Given that the world is already home to restaurants designed for populations as diverse as Ren Faire fanatics, masochists, sports addicts, and scat aficionados, perhaps it’s also got enough room to accommodate a restaurant for fat people.

Or at least that’s what Josh Ozersky is proposing. In the latest issue of Gastronomica [link unavailable, since the magazine doesn’t publish articles online], the Time columnist and enthusiastic gout victim argues that fat people should have their own restaurant, one designed from the “point of view of fat people—something like what Temple Grandin did for beef cows, but further up the food chain.”

So what would a Fat Person Restaurant look like? No narrow, hard-backed chairs. Think instead of “a padded La-Z-Boy … with rests for bulky broad arms and plenty of lumbar support”; a thermostat set at 55 degrees Fahrenheit, “too cold for thin people” and designed to maintain the “constant refrigeration” fat people need “to keep going”; servers who are “fat in a non-threatening way”; kidney-shaped tables designed for solo dining, as “dining here is a solitary and celibate experience, in which both sexes are protected from even a hint of having to socialize”; dim lights; no mirrors; and a menu replete with animal fat, layer cakes, and starch.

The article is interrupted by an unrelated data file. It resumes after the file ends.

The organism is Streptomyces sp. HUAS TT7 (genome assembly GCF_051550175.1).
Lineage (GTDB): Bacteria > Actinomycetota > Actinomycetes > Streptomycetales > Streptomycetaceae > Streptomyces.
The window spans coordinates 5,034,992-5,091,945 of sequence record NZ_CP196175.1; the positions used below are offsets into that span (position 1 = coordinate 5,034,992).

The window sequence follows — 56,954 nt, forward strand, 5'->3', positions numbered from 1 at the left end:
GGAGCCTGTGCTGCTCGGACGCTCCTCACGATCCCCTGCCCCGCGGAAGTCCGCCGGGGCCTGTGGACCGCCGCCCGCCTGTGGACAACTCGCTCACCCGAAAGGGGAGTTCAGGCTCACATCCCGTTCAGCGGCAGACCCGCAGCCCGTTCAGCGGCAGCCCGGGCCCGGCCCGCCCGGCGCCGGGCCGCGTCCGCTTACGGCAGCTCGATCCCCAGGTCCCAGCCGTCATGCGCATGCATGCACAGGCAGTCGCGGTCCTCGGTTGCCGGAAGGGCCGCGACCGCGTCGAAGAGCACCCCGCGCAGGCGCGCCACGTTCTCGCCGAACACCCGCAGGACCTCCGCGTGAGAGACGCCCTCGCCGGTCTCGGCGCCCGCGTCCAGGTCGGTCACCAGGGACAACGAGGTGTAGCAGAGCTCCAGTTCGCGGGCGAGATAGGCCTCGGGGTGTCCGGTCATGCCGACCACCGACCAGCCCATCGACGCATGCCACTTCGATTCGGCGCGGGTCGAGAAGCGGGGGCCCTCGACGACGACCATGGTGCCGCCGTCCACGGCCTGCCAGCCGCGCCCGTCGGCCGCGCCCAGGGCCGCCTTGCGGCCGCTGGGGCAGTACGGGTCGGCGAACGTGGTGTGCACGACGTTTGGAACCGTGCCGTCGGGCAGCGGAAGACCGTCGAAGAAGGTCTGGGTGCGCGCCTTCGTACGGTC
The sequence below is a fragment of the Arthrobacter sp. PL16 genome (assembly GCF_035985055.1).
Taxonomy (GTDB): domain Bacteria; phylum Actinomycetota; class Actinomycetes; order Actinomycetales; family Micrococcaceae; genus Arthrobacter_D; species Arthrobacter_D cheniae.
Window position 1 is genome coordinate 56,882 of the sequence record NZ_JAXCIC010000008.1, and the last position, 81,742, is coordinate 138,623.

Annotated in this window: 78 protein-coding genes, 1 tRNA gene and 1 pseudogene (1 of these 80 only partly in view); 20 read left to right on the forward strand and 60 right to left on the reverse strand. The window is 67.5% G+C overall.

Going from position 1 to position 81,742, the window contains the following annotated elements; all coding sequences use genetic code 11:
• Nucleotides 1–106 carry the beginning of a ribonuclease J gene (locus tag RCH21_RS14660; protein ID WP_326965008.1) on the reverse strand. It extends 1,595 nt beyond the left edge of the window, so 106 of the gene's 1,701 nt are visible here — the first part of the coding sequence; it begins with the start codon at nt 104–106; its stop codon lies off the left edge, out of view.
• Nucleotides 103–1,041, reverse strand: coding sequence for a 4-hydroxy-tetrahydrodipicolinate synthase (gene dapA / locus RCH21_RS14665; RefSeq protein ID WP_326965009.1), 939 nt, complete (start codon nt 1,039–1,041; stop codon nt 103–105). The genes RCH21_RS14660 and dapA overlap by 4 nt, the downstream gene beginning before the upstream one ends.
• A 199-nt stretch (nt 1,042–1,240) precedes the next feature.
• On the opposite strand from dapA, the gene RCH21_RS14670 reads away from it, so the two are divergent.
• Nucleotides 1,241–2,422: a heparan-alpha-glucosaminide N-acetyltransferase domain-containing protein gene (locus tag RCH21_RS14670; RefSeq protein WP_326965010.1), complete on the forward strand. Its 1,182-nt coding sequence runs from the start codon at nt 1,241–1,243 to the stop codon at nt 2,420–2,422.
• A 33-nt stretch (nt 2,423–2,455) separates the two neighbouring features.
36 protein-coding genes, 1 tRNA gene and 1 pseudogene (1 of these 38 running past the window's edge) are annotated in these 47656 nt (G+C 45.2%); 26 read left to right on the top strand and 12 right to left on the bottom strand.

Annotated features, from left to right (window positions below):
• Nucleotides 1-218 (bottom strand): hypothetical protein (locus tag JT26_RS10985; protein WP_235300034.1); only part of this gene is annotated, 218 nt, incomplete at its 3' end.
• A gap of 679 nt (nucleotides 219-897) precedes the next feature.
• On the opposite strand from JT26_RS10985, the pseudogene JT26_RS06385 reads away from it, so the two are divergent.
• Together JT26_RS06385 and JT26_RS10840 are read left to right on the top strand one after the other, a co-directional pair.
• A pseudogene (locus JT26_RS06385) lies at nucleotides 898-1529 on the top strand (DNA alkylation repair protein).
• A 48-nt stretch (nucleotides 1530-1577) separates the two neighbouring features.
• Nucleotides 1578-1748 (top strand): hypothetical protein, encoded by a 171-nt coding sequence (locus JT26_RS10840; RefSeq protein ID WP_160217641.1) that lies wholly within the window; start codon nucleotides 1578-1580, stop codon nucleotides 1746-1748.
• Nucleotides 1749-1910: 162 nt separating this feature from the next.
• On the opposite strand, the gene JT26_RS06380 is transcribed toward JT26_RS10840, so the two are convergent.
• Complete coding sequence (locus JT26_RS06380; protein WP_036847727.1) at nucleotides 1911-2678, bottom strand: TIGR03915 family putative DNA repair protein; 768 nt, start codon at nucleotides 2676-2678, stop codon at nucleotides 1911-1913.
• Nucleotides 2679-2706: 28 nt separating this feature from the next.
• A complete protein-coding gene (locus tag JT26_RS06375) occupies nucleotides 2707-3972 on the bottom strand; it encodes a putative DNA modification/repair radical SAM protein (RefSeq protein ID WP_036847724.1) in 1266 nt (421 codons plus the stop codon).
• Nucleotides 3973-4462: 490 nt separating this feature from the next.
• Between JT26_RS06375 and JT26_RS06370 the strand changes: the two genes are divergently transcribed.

Given his own admitted girth, Ozersky pretty much has a free pass to write such darkly humorous, self-loathing material—imagine what would happen if, say, Kelly Choi or Dana Cowin penned an essay describing the “swollen, unhealthy bodies” of fat people, “working hard just to pointlessly stay alive,” or the “sad eyes and ravenous maw” of a portly diner. Quel scandale. Still, this will no doubt stick in more than one craw like a too-hastily digested short rib—even though one could argue that the Heart Attack Grill beat Ozersky to the punch long ago.

Image source: Eater image from Shutterstock

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